This guest post by Pat La Londe, ASQ Fellow and incoming ASQ board chair, asked the question how often is a company’s mission considered when choosing a retailer or business partner. Following a global brand and reputation study, ASQ found that many respondents rated organizational mission as highly important in their consideration.
Throughout the month of September and into October, ASQ bloggers reflected on mission and the value placed on it.
Blogger Tim McMahon responded that vision, leadership and values are key, that companies must determine what its vision and direction will be, and management must decide what core elements are to be deployed.
Daniel Zrymiak did not consider that mission mattered since missions are aspirational. He wrote that he is more inclined to look at the track record and reputation as a predictor of future expectations.
Scott Rutherford also took issue with some aspects of Pat’s blog, adding that he had a different take of Mission, Vision and Values. “Maybe it’s me but I was taught that an organization’s vision is what they strive to be and the mission is the how the organization executes the vision…Vision is aspirational, mission is clarity, and values are the bedrock from which to move.”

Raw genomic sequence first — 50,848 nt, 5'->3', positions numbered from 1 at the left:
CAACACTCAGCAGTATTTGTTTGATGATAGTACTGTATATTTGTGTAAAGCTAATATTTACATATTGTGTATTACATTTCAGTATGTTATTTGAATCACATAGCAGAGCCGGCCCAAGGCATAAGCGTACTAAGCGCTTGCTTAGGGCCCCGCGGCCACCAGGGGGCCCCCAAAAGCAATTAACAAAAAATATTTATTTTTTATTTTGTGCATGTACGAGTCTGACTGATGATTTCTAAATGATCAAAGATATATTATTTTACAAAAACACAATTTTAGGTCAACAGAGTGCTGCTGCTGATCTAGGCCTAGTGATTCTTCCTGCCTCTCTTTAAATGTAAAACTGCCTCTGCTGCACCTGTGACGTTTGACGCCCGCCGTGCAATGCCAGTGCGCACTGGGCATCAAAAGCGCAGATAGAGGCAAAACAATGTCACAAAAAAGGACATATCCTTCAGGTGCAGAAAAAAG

John Hunter writes that it doesn’t matter if it is just words on paper that has no impact on how business is done. And sadly that is more common than having a mission that actually matters because it actually guides how decisions are made and how the business delivers products and services.
Bob Mitchell writes that his experience in leading the ASQ Statistics Division, the Minnesota Section of ASQ and his 34 years professional work experience reinforces the importance of an understood, well-deployed, consistent mission to developing the organization’s strategic plan and then working the resulting business plans to achieve excellence.
Dr. Lotto Lai agreed that looking at vision, values and leadershipis a good place to begin and writes about the history of Hong Kong Science Park and how it has evolved over the last 14 years.
Luciana Paulise suggests that mission does matter and it should start working together with the purpose the new sharing economy. She added that more and more companies are starting to focus not only on defining a mission, but also a purpose, which emphasize how the organization should view and conduct itself.
Author Aimee Siegler concluded that mission does matter and there is no way you’re going to be able to get where you’re trying to go if you don’t know why you’re going there.
Dr. Manu Vora concurred with Pat’s views and offered that the mission should be realistic and not a pie-in-the-sky statement.
Other Influential Voices Blog Responses:
Rajan Thiyagarajan responded to Arun Hanrahan’s post on Knowledge Management commenting on recent trends that are helping organizations transform knowledge management.
One Response to How Does Knowledge Management Complement Quality?
1. Jim Judge says:
September 16, 2015 at 10:22 am
Interesting that this is capturing an audience once again. In 2000 my Masters Thesis was on implementing a KM system in a QA environment. Actually bought the software and tried to make it work. Discovered that folks didn’t want to share their knowledge as that was considered the key to them keeping their jobs.
Hope that this generation will accept the concept now. There are so many advantages.